The nature of digital rights infringements, whether data breaches or undercover online profiling, makes it all the more important to put actionable remedies in place. The rights of users are dependent on the available enforcement mechanisms and if violations are consistently punished by fines or other sanctions that serve to discourage companies from breaching the law. In the digital field, the European Union has developed strong enforcement mechanisms specifically designed against data protection violations.

In May 2016 the European Union adopted the GDPR, the new data protection law that focuses on putting individuals back in control of their personal information, providing for a broad spectrum of users’ rights and a clear set of obligations for companies. That includes collective redress and the possibility for NGOs to bring claims before courts to represent the interest of internet users.

Keep watching this space to see whether Europe adopts similar legal doctrines benefiting whole classes of aggrieved individuals and organizations.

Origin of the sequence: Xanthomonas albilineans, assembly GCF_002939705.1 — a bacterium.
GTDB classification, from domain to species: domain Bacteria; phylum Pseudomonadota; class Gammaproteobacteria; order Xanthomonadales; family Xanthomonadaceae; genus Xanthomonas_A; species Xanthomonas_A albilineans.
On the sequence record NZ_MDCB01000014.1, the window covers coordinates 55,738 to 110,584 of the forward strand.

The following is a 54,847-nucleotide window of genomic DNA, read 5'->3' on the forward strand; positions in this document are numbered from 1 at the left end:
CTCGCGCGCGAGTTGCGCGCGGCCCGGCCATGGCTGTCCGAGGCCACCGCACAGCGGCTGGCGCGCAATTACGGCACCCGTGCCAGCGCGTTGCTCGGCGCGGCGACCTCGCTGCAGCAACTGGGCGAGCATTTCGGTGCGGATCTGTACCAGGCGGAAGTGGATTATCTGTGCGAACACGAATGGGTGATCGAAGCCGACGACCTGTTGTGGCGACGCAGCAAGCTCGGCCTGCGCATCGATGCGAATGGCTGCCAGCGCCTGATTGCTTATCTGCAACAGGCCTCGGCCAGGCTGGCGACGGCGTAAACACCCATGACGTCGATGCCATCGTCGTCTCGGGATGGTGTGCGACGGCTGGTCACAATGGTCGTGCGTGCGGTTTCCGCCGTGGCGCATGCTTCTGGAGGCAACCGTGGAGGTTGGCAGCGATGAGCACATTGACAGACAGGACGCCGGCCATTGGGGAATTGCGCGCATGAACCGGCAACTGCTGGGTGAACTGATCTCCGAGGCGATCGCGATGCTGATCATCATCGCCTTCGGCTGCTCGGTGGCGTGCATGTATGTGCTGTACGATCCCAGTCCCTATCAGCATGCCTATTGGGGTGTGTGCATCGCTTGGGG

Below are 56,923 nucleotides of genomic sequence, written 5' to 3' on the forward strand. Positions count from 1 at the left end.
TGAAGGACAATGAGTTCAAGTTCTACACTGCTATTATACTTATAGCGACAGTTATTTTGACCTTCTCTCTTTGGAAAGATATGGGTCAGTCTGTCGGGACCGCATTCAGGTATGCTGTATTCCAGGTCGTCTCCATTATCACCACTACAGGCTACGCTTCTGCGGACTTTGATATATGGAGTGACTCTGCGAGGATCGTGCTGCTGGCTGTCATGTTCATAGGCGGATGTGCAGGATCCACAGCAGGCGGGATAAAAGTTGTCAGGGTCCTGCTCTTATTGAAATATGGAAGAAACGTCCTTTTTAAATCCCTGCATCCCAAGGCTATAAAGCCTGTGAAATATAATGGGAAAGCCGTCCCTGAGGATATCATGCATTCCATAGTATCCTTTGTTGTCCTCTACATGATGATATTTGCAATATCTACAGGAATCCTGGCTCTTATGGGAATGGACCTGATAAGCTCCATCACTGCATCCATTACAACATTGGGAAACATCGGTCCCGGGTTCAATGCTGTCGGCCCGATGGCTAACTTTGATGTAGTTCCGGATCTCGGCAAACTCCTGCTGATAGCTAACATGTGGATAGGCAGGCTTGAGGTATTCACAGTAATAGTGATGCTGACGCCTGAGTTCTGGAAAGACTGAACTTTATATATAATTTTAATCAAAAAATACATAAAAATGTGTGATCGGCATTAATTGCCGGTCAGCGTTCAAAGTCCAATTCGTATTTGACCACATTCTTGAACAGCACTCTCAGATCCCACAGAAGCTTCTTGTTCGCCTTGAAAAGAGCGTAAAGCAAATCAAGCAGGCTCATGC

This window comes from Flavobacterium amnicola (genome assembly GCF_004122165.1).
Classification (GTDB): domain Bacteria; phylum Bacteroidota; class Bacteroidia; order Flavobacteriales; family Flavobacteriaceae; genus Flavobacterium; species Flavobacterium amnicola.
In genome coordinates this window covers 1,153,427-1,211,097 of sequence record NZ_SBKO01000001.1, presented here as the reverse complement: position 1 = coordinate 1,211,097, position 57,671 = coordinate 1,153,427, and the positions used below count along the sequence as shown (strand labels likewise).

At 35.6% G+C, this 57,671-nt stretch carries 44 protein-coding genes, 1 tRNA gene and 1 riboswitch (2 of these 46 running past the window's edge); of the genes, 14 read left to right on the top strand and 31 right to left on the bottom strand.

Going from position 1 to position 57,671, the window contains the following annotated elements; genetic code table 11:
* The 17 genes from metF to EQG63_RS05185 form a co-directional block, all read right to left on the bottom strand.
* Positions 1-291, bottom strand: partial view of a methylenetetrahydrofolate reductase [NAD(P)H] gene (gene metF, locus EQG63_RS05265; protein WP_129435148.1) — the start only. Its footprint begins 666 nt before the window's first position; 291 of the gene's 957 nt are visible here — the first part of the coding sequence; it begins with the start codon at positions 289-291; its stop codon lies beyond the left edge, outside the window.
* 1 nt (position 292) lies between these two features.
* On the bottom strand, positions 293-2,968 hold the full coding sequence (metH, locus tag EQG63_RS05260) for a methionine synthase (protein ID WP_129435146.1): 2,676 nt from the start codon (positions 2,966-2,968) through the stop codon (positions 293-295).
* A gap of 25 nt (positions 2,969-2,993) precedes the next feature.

What we do with funding

Independence, diversity, and sustainability are central to Access Now’s ability to carry out its mission, and we rely on the support of a diverse range of stakeholders. We encourage all readers to visit our updated funding page to see all sources of financing on which Access Now depends.

The majority of our support comes from foundations and development agencies, with the rest coming from companies, courts, individuals, and civil society organizations. To ensure the independence and integrity of our organization, we accept support contingent upon the non-negotiable principles on our funding page. We applied those criteria to this award and decided the funds would help us further the mission of defending digital rights, without unduly risking our integrity or independence, and more importantly, the safety of our clients and community.

We look forward to continuing to promote collective redress, strengthening civil society through the judiciary, and being named as a cy pres recipient in further settlements.